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Sean Kuraly keeps season alive for Bruins

Rookie forward, scratched the past two games, scores in overtime against Senators

by Amalie Benjamin @AmalieBenjamin / Staff Writer

OTTAWA -- As Sean Kuraly threw his gear bag over his shoulder, he wasn't quite sure where the first puck had gone. A Boston Bruins employee had the second one, the one from his goal in double overtime that sealed the 3-2 Game 5 win against the Ottawa Senators at Canadian Tire Centre on Friday, but for the moment the whereabouts of the other was unknown.

It was located a short time later, in the possession of equipment manager Keith Robinson, so the puck could be taped and labeled and photographed with a smiling Kuraly, per tradition.

Kuraly, 24, had scored that one, his first of the night and the first of his NHL career, at 17:05 of the second period, tying the game and giving life to the Bruins in their Eastern Conference First Round series just as they were on the brink of a season-ending loss.


[RELATED: Complete Bruins vs. Senators series coverage]


The other? That was all the more important, coming at 10:19 of the second overtime as the clock had reached 11:46 p.m. ET, nearing midnight on the Bruins and their bid to extend the series. They will, courtesy of a faceoff win by David Backes, a shot from the point by rookie defenseman Charlie McAvoy, a tip by Backes, and a rebound score by Kuraly, perhaps the unlikeliest of Bruins.

"A lot of good plays leading up to it," Kuraly said. "I was just at the tail end of it. Puck lands on my stick and I pass it into the back of the net ... and those are the good ones. You don't get many of those. But hey, bounced on my stick tonight. Happy that it did."

Video: BOS@OTT, Gm5: Kuraly buries game-winner in 2OT

Happy that he was in the lineup, too.

Kuraly was only in the game because of a decision by coach Bruce Cassidy, who opted to go with him over third-line center Ryan Spooner, based on the way Kuraly played in the first two games of the series.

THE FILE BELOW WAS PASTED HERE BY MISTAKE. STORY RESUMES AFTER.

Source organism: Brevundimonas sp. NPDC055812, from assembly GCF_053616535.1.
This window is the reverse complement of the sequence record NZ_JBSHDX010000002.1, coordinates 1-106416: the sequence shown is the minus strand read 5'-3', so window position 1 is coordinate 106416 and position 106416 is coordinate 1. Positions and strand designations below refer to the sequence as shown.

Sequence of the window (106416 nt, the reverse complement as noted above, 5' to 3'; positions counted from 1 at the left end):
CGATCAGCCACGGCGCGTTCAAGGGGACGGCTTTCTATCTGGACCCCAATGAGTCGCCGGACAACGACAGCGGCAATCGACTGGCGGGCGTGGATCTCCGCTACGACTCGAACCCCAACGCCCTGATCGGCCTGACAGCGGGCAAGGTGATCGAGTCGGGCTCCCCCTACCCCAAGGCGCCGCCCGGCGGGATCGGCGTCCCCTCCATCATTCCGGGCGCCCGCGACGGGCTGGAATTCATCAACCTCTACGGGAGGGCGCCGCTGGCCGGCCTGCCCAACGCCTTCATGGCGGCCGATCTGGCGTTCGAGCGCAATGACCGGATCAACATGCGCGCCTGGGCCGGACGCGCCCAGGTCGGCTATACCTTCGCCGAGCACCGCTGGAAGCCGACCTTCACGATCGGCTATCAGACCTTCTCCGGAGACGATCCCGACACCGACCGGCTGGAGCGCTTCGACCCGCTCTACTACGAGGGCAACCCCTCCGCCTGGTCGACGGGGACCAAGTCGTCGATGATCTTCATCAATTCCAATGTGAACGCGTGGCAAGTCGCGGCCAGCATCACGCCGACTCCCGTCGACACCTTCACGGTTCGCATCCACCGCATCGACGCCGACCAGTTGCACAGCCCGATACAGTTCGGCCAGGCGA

It looked like the wrong decision in the first period, after David Krejci left with a lower-body injury, leaving the Bruins with 11 forwards, and with a first-line center, a fourth-line center, and a forward playing his 11th career NHL game, his third in these playoffs.

But Kuraly, who played eight games in the regular season and two in the playoffs, was everything the Bruins needed him to be. In the end, he was rendered speechless.

"Yeah. Wow," he said. "It's - yeah. Feels good. Keep the series going. Do what we came here to do. Yeah, it was a good night."

But Kuraly was not overmatched. He was not overwhelmed. Instead, he was flying all over the ice and in position to do damage.

At 14:25 of the first overtime, Kuraly's shot was stopped by Senators goaltender Craig Anderson. Kuraly tripped over Anderson's pad as Bruins forward Noel Acciari pushed in the rebound, but the play was ruled to not be a goal on the ice because of goaltender interference, and was upheld by review.

So on they played, and that gave Kuraly more opportunities to be the hero.

"He was buzzing," goaltender Tuukka Rask said. "Hardworking guy, he does the right things. Chips the puck in and goes out there and bangs bodies and gets his nose dirty. It just goes to show that when you do that you get rewarded. Great example."

The images of Kuraly were priceless. There was the reaction after the first goal, a wonderment of youth-hockey glory at the NHL level, a smile as wide as he could make and a desire to embrace everyone in sight.

"You don't really know until you score your first goal," Kuraly said. "It felt great. You work a long time to do that. For it to go in, it felt good. It was a good one."

Video: BOS@OTT, Gm5: Kuraly ties game with first NHL goal

Sitting on the bench, Kuraly was put into a headlock by Backes, who had the primary assist on each of his goals. The veteran celebrated the moment, celebrated the joy with the rookie.

"He's got the tools and he's flying," Backes said. "With [Krejci] out, with some of the other guys out, you need some guys to step up, and certainly tonight was his night. For a young kid, you can't be happier. Great kid that works his butt off. Again, tonight's his night. You love to see it.

"[He] needed a headlock there. Probably needs a noogie after that last one. That's as fun as it gets."

That moment was topped hours later with an even more exuberant release, a leap up the slot with his stick in the air and into a mass of jumping and smothering and screaming humanity, all of whom knew that their season was not over, that they would get another chance on Sunday at TD Garden in Game 6 (3 p.m. ET; NBC, SN, TVA Sports).

They felt they deserved it, the way they played in the third period, the way they survived two penalty kills in the final five minutes of the third period, the way they nearly had the game-winner twice in overtime.

It felt right. It felt deserved.

"The coaches just told us to stick with it and stick with the game plan, and eventually we did," Kuraly said. "It was a sweet, sweet way to end."

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